RoughJS is a Javascript library that generates charts that look hand-drawn. Nadieh Bremer used it in her Why Do Cats & Dogs ...?, and I just saw a tweet about it by Javor Jordacevic. It reminded me of Mona Chalabi's charts, Elijah Meeks's Semiotic, and this paper about sketchy rendering.

Given my interest in methods of depicting uncertainty, I've often wondered why this type of rough, fuzzy style isn't explored more often. I have the hunch that graphics based on conventional geometric shapes with sharp boundaries such as dots, bubbles, lines, or bars may sometimes give readers a misleading impression of complete precision, when the truth is that most point estimates we represent in our visualizations are surrounded by clouds of uncertainty. Perhaps charts that look imperfect may suggest that the data they're based on isn't perfect either.

Wednesday, October 30, 2019

Visualizing personal notes on the history of Western Philosophy

Deniz Cem Önduygu, one of the founders of the Turkish studio Fevkalade, is both a designer and an amateur philosopher who has read extensively on the history of the field.

Deniz's portfolio contains a wide variety of intriguing projects, but the one that got my attention the most is a visualization of his personal notes on the history of Western Philosophy; it's a work-in-progress that he updates regularly (I hope that in the future he'll consider a color scheme different than red-green.)

I got drawn to this experimental interactive graphic because I'm also interested in philosophy—particularly epistemology, ethics, and the philosophy of mind—and the diagram reminded me of the visual notes I learned to draw when I was in High School: dense, hand-drawn network diagrams that work as personal mnemonic devices and that connect ideas, concepts, and direct quotes from books. Mine aren't interactive, though:

Monday, October 28, 2019

Student infographics and data visualizations

Our Interactive Media program's website is updating its student projects section soon; there's plenty of great work in it already, but we'll soon add many more infographics and data visualizations. The section currently looks like this (notice data visualization as one area of specialization on the upper-right corner):

Today I'm presenting to students and faculty at Mount Holyoke College, and one of my goals is to remind everyone that designing information graphics isn't magic; anyone can learn. I'll do that by mentioning our students' weblogs, and by including examples of their work in my slide deck; these graphics will soon be added to our program's website. Some of these students will graduate soon, so contact me if you're looking into hiring someone.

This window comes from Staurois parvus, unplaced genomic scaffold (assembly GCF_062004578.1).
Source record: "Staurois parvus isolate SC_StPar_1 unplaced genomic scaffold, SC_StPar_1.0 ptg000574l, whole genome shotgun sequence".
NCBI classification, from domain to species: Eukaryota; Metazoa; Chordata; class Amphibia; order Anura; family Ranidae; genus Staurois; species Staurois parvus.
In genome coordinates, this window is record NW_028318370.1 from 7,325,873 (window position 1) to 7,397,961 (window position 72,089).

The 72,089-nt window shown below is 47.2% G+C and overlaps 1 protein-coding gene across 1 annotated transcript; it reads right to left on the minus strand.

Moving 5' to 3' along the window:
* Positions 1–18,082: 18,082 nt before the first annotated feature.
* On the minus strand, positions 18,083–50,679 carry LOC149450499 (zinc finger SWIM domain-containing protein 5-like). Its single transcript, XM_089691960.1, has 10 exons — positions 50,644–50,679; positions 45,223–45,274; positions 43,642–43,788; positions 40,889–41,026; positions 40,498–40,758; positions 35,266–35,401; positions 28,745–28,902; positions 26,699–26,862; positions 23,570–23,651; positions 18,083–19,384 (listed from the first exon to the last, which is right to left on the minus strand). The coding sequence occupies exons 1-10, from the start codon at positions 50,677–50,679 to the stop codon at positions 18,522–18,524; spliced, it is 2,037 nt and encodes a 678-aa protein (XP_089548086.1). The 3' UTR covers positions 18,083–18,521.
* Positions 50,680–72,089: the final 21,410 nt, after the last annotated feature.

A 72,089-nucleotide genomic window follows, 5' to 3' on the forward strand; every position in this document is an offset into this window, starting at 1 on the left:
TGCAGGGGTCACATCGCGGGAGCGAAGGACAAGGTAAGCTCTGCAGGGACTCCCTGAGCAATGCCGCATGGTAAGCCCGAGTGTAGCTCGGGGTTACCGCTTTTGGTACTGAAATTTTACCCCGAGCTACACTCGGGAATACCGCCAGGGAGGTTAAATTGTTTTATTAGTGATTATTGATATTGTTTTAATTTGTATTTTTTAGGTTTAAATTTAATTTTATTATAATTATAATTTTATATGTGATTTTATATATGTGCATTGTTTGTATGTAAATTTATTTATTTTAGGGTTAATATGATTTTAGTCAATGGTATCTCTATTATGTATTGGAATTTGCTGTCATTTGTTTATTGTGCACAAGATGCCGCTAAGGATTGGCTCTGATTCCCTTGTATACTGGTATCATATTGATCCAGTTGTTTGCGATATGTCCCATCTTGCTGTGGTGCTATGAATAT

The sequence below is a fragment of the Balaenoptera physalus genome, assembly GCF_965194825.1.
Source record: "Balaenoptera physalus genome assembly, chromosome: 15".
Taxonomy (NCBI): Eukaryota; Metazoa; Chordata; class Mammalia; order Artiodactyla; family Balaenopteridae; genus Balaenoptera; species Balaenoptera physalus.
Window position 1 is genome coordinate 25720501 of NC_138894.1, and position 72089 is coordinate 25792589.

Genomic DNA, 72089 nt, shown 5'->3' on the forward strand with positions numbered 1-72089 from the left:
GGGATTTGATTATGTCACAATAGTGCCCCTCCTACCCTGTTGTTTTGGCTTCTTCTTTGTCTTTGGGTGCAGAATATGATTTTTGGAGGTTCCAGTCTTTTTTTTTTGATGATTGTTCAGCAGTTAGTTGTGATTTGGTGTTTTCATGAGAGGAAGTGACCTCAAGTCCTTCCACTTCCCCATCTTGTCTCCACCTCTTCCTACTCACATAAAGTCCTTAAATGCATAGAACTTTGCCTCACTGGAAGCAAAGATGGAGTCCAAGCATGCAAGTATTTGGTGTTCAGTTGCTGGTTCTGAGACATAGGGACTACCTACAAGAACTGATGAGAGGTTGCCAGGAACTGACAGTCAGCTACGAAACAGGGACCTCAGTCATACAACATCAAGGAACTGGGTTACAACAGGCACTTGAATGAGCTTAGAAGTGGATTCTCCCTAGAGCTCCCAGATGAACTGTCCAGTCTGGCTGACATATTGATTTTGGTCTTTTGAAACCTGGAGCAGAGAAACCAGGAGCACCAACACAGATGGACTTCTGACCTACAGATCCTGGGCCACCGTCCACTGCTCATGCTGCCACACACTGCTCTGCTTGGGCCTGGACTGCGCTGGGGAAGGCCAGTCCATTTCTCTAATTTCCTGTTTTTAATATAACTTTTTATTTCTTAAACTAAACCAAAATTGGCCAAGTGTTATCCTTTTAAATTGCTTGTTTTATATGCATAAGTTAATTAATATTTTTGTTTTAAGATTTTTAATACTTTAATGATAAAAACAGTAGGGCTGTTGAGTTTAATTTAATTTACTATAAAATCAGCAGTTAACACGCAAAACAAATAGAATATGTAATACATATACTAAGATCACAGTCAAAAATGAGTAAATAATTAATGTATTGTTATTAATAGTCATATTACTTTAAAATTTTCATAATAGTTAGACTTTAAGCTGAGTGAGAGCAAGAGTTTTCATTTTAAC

Deb Pang Davis came to the University of Miami with a background in editorial design and photography, but no experience whatsoever in data visualization; one month and a half into my introduction to infographics class she was able to design pieces like these, which were longlisted in this year's Information is Beautiful Awards:

Alyssa Fowers has a background in statistics and also a keen eye for design; her piece about her long-distance relationship also ended up in the Information is Beautiful Awards longlist:

Besides static infographics, interactive data visualization (d3.js and the like,) and mapping, we also teach 3D design; here's work by María del Carmen Aguilar and Yutong Han:

Sunday, October 27, 2019

Adding another funny map to my collection

Who knows whether I'll be able to add an updated foreword or epilogue to future editions of How Charts Lie in years to come, but I feel that there'll be plenty of material I can use because of the 2020 presidential election in the United States and the turmoil in many countries I know well—Spain, Argentina, Brazil, etc. In the meantime, I'll use this blog to collect deceptive, misleading, or funny graphics.

Saturday Night Live has just released the following clip with Alec Baldwin playing Trump during one of his rallies; the map he shows at the beginning is pretty funny:

Friday, October 25, 2019

Updated public talk and a great panel discussion

On Wednesday I delivered my updated public talk at Columbia University, and yesterday I did the same at the Urban Institute, where I shared a roundtable with Alli Torban, Amanda Makulec, Jon Schwabish, and Lázaro Gamio. Urban recorded the event, I made the slides available (feel free to use them in any way you want,) and Jon has shared some extra materials.

The talk was connected to How Charts Lie, but it went beyond it to get to matters I've been tentatively exploring for a year or so, such as attention, mindfulness, and the psychology of how we form and maintain beliefs. Anyway, I recommend that you jump to 59:00 in the video below and watch the panel first; it was a great conversation with fantastic questions from the public:

Thursday, October 24, 2019

Who doesn't love a good explanation graphic?

My friend and colleague Hiram Henríquez is both a lecturer at our School of Communication and an infographics designer with decades of experience at publications such as The Miami Herald and National Geographic magazine. He's recently posted a gallery of his most recent freelancing work, and there's much to like in it. For instance, this infographic about deep injection wells he made for the Everglades Foundation:

Or this piece about hurricane Irma's aftermath:

For years I've been trying to persuade Hiram to write a book about how to design visual, illustration-driven explanations. He's a master of the craft and also a good teacher, so I think he's the right person to do it. I hope that book will happen one day!

Tuesday, October 22, 2019